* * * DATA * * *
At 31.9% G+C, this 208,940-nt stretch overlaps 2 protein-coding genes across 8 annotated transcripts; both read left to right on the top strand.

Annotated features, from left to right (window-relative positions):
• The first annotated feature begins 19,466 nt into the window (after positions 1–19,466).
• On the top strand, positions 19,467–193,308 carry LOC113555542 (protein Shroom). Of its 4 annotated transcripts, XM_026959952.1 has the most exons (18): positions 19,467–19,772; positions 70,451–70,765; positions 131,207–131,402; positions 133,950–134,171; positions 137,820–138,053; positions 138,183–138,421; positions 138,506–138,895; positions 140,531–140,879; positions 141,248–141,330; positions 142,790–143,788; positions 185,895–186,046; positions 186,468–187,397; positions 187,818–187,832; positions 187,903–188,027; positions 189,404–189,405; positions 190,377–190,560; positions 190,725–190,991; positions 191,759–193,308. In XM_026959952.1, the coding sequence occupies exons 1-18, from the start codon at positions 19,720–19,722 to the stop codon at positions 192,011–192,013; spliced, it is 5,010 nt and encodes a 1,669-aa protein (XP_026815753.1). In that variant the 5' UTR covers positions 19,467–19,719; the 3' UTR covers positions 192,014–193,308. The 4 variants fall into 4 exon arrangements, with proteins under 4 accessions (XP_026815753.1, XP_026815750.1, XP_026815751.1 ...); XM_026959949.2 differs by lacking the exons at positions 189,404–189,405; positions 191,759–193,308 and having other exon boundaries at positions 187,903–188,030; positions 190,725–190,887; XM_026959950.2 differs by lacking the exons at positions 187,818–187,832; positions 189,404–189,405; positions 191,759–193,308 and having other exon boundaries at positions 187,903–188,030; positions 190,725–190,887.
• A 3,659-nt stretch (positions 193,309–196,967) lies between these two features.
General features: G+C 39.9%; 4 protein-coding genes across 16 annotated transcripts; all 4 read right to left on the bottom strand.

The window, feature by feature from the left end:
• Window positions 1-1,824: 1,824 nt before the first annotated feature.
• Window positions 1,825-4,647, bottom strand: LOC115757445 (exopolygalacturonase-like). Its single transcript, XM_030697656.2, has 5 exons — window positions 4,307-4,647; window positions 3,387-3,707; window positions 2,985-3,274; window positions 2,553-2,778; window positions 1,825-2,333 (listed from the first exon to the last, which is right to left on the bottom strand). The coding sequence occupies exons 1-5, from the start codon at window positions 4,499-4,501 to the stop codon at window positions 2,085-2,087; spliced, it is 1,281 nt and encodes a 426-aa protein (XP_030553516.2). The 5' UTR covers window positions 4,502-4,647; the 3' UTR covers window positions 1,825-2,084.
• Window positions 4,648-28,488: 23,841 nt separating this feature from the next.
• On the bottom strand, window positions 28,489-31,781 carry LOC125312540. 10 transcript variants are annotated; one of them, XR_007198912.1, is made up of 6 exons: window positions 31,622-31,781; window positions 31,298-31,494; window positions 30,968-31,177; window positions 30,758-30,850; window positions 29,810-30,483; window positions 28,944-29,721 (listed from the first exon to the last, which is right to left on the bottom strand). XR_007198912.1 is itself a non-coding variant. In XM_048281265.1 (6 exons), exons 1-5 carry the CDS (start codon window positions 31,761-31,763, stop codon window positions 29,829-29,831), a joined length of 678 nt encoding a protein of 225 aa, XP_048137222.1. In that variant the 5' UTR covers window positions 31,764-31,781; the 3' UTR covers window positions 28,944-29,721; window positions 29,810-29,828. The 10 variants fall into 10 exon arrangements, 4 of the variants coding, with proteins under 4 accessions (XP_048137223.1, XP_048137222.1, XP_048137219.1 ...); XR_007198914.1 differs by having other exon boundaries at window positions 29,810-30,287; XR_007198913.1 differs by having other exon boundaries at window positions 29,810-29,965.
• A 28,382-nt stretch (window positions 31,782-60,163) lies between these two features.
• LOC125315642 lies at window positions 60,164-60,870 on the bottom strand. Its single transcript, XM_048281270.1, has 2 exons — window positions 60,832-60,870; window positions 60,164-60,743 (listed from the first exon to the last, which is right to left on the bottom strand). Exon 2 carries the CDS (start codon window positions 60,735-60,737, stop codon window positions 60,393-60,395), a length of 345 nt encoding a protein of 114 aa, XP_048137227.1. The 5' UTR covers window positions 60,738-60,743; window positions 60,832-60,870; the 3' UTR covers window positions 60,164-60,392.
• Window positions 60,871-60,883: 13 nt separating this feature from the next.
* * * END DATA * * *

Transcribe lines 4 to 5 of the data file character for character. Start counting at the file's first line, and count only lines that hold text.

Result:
• On the top strand, positions 19,467–193,308 carry LOC113555542 (protein Shroom). Of its 4 annotated transcripts, XM_026959952.1 has the most exons (18): positions 19,467–19,772; positions 70,451–70,765; positions 131,207–131,402; positions 133,950–134,171; positions 137,820–138,053; positions 138,183–138,421; positions 138,506–138,895; positions 140,531–140,879; positions 141,248–141,330; positions 142,790–143,788; positions 185,895–186,046; positions 186,468–187,397; positions 187,818–187,832; positions 187,903–188,027; positions 189,404–189,405; positions 190,377–190,560; positions 190,725–190,991; positions 191,759–193,308. In XM_026959952.1, the coding sequence occupies exons 1-18, from the start codon at positions 19,720–19,722 to the stop codon at positions 192,011–192,013; spliced, it is 5,010 nt and encodes a 1,669-aa protein (XP_026815753.1). In that variant the 5' UTR covers positions 19,467–19,719; the 3' UTR covers positions 192,014–193,308. The 4 variants fall into 4 exon arrangements, with proteins under 4 accessions (XP_026815753.1, XP_026815750.1, XP_026815751.1 ...); XM_026959949.2 differs by lacking the exons at positions 189,404–189,405; positions 191,759–193,308 and having other exon boundaries at positions 187,903–188,030; positions 190,725–190,887; XM_026959950.2 differs by lacking the exons at positions 187,818–187,832; positions 189,404–189,405; positions 191,759–193,308 and having other exon boundaries at positions 187,903–188,030; positions 190,725–190,887.
• A 3,659-nt stretch (positions 193,309–196,967) lies between these two features.